The opportunity to be healthy is not afforded to everyone in America. As a result, heart disease, cancer, type II diabetes, injury, mental illness, substance abuse, suicide, and other illnesses occur in higher frequency, earlier, and with greater severity among people living in concentrated poverty and in communities of color. This is not coincidental, and it is not about poor choices or only about access to quality healthcare. Indeed, these poor outcomes have been produced by historical and current-day policies, laws, practices, and procedures that shape the determinants of health and, consequently, have segregated too many people from the opportunity to be healthy.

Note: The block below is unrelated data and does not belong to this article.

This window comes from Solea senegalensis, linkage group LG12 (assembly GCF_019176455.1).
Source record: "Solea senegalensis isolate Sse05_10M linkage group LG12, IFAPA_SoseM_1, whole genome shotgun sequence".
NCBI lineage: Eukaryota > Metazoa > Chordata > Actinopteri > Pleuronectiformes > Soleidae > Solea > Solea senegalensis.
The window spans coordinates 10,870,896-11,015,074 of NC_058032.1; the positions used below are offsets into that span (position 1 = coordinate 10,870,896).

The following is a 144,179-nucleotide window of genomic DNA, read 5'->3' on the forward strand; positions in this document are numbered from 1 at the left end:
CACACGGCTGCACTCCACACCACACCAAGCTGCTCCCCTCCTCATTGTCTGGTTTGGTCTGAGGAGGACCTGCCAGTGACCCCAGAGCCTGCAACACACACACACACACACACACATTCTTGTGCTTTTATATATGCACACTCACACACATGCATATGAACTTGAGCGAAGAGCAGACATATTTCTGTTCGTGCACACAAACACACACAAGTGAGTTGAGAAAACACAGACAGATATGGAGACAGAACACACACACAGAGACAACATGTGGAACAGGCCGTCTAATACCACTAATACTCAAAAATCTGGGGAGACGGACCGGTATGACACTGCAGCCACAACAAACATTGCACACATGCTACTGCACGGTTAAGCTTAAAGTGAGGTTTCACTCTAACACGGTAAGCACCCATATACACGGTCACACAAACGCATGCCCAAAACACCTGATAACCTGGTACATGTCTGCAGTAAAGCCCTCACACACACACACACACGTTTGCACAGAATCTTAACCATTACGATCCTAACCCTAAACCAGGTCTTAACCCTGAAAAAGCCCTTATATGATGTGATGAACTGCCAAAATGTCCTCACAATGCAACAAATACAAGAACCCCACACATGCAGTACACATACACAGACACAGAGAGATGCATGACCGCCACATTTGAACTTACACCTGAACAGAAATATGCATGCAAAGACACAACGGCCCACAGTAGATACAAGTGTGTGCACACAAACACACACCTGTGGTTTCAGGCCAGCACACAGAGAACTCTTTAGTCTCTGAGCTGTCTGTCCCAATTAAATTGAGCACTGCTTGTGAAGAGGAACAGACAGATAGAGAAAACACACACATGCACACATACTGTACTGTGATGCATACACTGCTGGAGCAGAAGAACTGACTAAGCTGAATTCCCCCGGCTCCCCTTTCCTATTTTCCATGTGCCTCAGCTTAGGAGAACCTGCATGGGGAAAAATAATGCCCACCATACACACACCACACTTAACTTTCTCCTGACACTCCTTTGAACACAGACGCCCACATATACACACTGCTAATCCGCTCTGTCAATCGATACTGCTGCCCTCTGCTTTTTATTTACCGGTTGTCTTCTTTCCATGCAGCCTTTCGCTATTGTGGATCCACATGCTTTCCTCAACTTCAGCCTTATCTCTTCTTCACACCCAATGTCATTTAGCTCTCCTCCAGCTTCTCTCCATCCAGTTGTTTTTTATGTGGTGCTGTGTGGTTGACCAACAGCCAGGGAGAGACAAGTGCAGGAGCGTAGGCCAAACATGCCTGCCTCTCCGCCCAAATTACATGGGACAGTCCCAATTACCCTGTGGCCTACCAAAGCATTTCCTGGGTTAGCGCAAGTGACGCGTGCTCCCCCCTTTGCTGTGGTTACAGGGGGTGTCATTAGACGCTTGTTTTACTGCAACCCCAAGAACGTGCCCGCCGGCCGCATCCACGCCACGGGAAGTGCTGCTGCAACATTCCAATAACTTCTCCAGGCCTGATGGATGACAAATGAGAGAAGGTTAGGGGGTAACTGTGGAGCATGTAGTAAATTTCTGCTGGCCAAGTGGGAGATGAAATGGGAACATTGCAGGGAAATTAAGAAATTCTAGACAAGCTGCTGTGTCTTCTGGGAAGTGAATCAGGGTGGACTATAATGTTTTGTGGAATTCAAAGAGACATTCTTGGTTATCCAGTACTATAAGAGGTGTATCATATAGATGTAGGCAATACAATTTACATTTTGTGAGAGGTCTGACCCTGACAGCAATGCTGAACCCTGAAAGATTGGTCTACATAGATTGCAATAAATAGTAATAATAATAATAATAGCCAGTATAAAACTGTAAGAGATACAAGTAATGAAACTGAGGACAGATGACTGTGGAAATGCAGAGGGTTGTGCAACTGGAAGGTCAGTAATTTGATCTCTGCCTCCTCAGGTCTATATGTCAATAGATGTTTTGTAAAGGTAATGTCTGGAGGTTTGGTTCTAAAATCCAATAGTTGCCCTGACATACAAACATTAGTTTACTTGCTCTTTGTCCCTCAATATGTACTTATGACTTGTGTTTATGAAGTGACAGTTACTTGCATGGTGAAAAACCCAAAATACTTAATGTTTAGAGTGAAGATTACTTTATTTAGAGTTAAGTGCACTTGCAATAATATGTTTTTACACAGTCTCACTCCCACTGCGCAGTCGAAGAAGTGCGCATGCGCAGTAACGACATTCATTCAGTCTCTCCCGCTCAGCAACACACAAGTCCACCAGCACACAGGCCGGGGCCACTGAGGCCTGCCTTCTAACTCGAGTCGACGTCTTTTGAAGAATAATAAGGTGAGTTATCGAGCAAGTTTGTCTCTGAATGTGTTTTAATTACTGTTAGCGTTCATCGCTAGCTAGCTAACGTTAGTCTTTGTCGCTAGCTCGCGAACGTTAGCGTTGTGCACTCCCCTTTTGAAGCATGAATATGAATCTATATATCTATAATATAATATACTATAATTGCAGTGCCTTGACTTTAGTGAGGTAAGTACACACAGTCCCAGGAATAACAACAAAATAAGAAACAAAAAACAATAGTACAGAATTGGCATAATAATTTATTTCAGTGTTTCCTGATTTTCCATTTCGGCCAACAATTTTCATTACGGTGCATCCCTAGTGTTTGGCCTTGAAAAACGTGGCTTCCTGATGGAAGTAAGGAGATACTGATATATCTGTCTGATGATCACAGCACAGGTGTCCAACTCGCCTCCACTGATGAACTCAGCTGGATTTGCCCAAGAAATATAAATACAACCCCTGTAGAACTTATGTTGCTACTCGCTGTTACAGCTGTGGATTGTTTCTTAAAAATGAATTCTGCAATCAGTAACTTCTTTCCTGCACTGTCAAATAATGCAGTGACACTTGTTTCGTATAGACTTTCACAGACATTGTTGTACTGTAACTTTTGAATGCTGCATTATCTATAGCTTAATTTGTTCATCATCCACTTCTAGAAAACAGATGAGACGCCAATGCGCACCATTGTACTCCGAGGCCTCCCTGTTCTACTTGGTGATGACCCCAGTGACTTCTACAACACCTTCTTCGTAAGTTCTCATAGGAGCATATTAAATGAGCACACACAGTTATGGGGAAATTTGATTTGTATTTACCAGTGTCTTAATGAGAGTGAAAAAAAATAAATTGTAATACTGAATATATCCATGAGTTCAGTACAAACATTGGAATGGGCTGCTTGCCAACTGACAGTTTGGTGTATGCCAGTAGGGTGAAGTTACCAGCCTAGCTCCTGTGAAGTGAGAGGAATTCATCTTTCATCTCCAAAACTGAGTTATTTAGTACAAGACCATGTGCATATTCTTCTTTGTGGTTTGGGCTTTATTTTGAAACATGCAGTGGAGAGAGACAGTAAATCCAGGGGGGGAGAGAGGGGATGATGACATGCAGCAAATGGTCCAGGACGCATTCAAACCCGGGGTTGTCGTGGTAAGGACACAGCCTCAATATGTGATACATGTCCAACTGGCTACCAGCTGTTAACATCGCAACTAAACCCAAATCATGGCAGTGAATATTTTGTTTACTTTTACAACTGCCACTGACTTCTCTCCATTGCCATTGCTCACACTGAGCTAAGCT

With support from the Robert Wood Johnson Foundation, Prevention Institute has analyzed what has contributed to these inequities to determine a pathway forward to produce health equity. There is a role for every institution, sector, and system working together to achieve an equitable culture of health across the United States. It is our urgent imperative to create health and opportunity for all.